4.6 Question 3c asked where local leadership of suicide prevention is best located and offered 6 response options. The responses are shown in Table 5. A total of 181 respondents gave a further explanation for their answer at question 3d, which are summarised below.

Table 5: Responses to Question 3c - Where do you think local leadership for suicide prevention is best located?

Number of responses Percentage of responses
Health and Social Care Partnerships 99 37%
Other arrangement 45 17%
Community Planning Partnerships 40 15%
Local Authorities 37 13%
Don't know 35 13%
Third Sector 14 5%

Note: 93% of respondents (n=270) answered this question.

Views on Leadership

4.7 Those who selected Health and Social Care Partnerships (HSCPs) commented that they have the necessary expertise and experience to lead on suicide prevention, and that they already lead on mental health services. Some noted that HSCPs are not limited to office hours. However, others were more critical of HSCPs, for example for their tendency to prioritise physical health over mental health.

4.8 Those who supported Community Planning Partnerships (CPP) leadership pointed to their broader, less clinical scope. The CPPs were also credited for giving a platform to community voices and being effective at bringing agencies/partners together to collaborate. The arguments in favour of leadership by Local Authorities (LAs) were that they have the expertise, resources and facilities to lead on suicide prevention. Some individuals mentioned that suicide prevention could be led by specific departments, such as social work. A major criticism was that this could create a "postcode lottery" of suicide prevention.

4.9 In relation to the third sector, the most common view was that third sector organisations should be part of a collaborative leadership, rather than being led solely by a HSCP, CCP or LA. One respondent mentioned the key role the third sector has had historically in the provision of support to people affected by suicide and this should be reflected within any leadership model. The third sector was seen to have more freedom and flexibility compared to the more rigid public sector.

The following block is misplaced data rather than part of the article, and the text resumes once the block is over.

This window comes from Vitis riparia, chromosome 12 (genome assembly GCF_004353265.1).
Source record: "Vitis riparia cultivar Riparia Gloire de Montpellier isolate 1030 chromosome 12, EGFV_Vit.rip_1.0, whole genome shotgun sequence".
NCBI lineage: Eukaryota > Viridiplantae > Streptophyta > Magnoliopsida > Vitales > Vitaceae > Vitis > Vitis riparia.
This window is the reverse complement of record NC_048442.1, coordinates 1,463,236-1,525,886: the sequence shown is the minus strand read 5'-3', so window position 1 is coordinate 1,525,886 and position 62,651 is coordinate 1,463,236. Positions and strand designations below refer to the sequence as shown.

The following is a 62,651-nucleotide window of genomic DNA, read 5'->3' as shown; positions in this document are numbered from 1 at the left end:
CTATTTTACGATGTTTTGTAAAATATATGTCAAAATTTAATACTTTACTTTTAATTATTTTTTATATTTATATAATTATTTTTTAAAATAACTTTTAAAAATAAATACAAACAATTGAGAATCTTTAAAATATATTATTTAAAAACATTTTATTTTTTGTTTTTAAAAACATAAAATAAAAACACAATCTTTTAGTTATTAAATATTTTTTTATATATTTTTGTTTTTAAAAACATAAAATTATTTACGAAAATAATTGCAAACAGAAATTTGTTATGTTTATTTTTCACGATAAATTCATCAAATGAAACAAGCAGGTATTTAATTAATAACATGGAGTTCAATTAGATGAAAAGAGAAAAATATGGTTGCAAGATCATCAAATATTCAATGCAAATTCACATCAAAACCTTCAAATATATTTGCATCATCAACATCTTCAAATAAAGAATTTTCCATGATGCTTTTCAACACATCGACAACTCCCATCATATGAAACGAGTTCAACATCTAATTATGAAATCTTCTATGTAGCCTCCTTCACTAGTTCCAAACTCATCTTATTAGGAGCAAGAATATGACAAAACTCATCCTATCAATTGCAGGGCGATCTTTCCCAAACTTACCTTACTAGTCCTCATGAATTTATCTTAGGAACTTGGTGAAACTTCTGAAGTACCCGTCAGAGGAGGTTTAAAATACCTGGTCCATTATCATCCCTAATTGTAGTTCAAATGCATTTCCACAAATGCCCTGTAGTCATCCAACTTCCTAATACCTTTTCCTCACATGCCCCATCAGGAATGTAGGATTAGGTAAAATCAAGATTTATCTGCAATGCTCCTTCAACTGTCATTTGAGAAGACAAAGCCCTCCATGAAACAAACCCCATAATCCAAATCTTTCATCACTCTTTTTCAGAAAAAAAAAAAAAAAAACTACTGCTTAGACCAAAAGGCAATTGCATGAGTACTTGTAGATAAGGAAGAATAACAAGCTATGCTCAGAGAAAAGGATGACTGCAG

4.10 Respondents who answered "other arrangements" were given the opportunity to specify what they thought that should be. The most popular suggestion was a hybrid leadership between partners/agencies, particularly joint leadership between Health and Social Care Partnerships and Community Planning Partnerships. Other suggestions included involving third sector organisations, local GPs, regional coordinators and joint integrated boards. There were also calls for leadership to be localised in communities rather than centralised and for a new independent public body to be created to lead any confederation, rather than any existing organisations.

Maximising Impact

4.11 A total of 103 respondents gave additional comments about maximising the impact of national and/or local suicide prevention activity (question 3e). There were different views, although a common point was that activities should be community-focused, with local ownership of activities. Respondents also underlined that it is vital to include lived experience within any activities in order to maximise impact. As noted in response to other questions, there were also calls to focus on particular risk factors or groups at risk.

4.12 More collaboration and better local to national coordination were also seen as key to maximising impact. Suggestions of how this might be achieved included: increasing collaboration with education services in suicide prevention activities; fostering more third sector support; co-designing services with those that use them; more corporate/employer engagement; and more sharing of information and good practice. Additional points were that there should be increased funding, resources and facilities for awareness raising/campaigning, so that key suicide prevention messages are communicated with more clarity.


Contact

Email: Katie Godfrey